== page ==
• The effects of a high carbohydrate diet on cortisol and salivary immunoglobulin A (s-IgA) during a period of increase exercise workload amongst Olympic and ironman triathletes

      Costa, Ricardo J. S.; Jones, G. E.; Coleman, Robert C.; Lamb, Kevin L.; Williams, John H. H. (Georg Thieme Verlag, 2005-04-11)
      This article discusses a study of the effects of a 6-day high carbohydrate (H-CHO) diet on salivary cortisol and IgA during a period of increased exercise workload with thirty-two competitively trained male triathletes.
    • The reproducibility of perceptually regulated exercise responses during short-term cycle ergometry

      Hartshorn, James E. O.; Lamb, Kevin L.; University of Chester (Georg Thieme Verlag, 2004-05-18)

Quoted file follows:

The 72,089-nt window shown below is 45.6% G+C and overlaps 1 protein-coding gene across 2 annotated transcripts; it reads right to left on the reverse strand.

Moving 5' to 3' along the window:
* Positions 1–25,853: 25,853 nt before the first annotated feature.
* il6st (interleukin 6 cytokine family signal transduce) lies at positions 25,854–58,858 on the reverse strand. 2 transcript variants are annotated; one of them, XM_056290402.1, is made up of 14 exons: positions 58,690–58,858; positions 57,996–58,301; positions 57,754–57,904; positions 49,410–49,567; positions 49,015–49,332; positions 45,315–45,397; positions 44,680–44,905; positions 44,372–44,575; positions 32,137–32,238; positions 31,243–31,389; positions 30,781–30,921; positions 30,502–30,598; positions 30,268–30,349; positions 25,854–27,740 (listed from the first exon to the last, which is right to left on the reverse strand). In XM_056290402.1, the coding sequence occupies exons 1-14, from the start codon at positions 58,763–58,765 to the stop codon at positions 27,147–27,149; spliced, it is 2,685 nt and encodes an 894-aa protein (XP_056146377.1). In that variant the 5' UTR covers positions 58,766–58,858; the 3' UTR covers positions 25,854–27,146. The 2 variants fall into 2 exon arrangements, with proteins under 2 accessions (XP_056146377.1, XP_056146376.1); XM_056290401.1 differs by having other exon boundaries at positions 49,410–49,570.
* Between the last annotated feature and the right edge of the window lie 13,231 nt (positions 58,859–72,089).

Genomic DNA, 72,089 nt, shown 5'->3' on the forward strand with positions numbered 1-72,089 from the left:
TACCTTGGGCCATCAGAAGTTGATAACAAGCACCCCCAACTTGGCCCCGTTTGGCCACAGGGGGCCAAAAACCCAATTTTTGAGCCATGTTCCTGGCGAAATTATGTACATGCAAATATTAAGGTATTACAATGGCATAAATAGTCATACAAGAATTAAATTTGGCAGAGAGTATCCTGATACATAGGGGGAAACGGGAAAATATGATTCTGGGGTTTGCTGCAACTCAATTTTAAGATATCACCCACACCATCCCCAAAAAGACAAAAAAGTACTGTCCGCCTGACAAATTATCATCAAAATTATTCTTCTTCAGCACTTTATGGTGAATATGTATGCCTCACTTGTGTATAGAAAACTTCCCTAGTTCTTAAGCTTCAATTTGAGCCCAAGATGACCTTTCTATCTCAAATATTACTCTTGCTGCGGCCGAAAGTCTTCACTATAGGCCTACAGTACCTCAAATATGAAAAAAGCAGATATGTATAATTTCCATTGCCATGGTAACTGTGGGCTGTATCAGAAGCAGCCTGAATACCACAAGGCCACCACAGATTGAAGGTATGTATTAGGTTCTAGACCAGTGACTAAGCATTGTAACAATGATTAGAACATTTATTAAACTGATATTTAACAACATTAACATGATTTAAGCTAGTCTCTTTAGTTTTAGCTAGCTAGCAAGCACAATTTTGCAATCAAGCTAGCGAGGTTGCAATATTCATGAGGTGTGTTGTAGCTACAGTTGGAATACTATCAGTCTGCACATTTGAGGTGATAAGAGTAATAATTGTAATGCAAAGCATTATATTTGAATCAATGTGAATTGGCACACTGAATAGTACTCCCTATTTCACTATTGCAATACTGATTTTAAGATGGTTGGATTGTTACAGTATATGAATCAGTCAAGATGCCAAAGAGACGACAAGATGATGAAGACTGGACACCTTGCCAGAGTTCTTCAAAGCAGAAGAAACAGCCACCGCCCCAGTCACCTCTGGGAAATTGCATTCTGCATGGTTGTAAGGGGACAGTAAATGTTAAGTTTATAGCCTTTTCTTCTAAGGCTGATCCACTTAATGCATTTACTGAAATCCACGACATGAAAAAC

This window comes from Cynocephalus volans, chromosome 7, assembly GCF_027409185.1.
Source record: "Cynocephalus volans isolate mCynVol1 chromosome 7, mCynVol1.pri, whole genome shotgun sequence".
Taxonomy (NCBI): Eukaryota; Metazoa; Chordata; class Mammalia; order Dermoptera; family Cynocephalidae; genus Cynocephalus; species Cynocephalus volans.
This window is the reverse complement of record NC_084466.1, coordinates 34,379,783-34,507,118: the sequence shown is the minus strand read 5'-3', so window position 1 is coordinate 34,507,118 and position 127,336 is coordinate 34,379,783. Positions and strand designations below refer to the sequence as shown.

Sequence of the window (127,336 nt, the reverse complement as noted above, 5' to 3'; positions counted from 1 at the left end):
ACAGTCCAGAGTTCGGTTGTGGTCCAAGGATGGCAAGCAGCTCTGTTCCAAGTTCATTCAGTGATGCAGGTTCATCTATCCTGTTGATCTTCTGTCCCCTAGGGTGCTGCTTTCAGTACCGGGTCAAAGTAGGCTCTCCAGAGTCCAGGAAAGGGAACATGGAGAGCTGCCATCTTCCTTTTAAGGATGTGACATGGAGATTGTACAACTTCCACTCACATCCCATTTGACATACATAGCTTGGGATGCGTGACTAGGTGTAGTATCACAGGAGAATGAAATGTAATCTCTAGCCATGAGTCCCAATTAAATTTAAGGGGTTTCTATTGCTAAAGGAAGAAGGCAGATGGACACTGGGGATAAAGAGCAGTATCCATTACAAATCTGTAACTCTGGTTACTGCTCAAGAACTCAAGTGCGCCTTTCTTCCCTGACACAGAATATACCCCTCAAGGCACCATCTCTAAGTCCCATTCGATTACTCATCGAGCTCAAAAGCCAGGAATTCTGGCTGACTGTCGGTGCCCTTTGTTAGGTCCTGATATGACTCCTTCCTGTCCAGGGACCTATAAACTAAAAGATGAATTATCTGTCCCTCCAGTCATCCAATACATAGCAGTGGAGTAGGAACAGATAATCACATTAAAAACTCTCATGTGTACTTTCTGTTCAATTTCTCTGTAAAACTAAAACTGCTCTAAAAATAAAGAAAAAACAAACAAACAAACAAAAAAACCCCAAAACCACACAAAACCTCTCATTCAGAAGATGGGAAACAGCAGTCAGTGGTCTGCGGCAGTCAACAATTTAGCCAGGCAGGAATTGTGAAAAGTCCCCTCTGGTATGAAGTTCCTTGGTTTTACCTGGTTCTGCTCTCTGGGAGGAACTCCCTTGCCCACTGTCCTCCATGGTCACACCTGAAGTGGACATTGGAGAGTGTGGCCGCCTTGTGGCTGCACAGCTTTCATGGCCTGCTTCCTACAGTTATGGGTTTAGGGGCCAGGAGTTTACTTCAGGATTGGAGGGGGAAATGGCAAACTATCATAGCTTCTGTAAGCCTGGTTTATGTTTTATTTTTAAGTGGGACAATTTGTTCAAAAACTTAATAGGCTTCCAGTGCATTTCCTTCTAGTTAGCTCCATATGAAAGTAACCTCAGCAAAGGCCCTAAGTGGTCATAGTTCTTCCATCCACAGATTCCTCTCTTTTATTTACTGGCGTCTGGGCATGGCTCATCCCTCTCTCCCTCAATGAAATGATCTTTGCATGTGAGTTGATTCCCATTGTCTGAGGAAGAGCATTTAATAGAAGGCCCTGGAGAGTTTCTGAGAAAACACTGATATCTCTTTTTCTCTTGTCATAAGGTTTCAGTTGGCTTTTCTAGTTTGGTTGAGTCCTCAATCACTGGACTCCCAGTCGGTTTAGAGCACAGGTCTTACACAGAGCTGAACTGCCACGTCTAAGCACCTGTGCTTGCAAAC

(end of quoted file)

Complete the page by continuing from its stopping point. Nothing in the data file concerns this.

The purpose of this study was to assess the reproducibility over four trials of perceptually regulated exercise intensity during short-term cycle ergometry. Recent research has suggested that an improvement in the reproducibility (better agreement) of the exercise output would be observed with a repeated practice of using regulatory tools such as Borg’s 6-20 rating of perceived exertion (RPE) scale. Eighteen healthy active volunteers (nine males mean age (± SD) 24.7 ± 3.4 yr, and nine females 27.6 ± 5.4 yr) completed four identical intermittent effort production trials on a cycle ergometer, over a period of two-three weeks, with all trials being between three and five days apart. After warm-up, the volunteers were asked to produce four x three-minute bouts of exercise at RPE levels: 13, 15, 9, and 17 (in this order). Power output (W), percentage maximum heart rate reserve (%MHRR), and oxygen consumption (VO2; ml•kg-1•min-1) were recorded in the final minute of each bout. Analysis revealed that the 95% limits of agreement (LoA) between repeated trials did not decrease for the objective markers of exercise intensity, remaining wide throughout. In the worst case comparisons the LoA represented changes (expressed as a proportion of the mean of two trials) of up to 58.3% in power output (T2 vs. T3 at RPE 9), 65.5% in %MHRR (T1 vs. T2 at RPE 13) and 36.5% in VO2 (T3 vs. T4 at RPE 17). These findings question the use of ratings of perceived exertion to regulate exercise effort. That the reproducibility of effort is also not seen to improve with practice raises doubts over the validity of using the RPE scale for providing training intensities for this type of exercise.